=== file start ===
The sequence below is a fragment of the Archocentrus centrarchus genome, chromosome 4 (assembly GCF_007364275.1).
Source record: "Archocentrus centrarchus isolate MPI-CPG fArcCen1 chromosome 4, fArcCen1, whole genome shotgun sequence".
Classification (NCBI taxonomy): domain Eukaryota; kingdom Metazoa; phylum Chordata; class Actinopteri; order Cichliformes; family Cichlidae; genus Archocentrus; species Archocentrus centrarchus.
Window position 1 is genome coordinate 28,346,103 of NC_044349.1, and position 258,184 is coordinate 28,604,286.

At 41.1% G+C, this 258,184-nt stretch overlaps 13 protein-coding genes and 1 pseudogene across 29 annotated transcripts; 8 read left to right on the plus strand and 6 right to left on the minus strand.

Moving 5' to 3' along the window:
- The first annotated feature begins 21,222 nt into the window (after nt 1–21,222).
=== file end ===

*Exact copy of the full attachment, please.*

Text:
The sequence below is a fragment of the Archocentrus centrarchus genome, chromosome 4 (assembly GCF_007364275.1).
Source record: "Archocentrus centrarchus isolate MPI-CPG fArcCen1 chromosome 4, fArcCen1, whole genome shotgun sequence".
Classification (NCBI taxonomy): domain Eukaryota; kingdom Metazoa; phylum Chordata; class Actinopteri; order Cichliformes; family Cichlidae; genus Archocentrus; species Archocentrus centrarchus.
Window position 1 is genome coordinate 28,346,103 of NC_044349.1, and position 258,184 is coordinate 28,604,286.

At 41.1% G+C, this 258,184-nt stretch overlaps 13 protein-coding genes and 1 pseudogene across 29 annotated transcripts; 8 read left to right on the plus strand and 6 right to left on the minus strand.

Moving 5' to 3' along the window:
- The first annotated feature begins 21,222 nt into the window (after nt 1–21,222).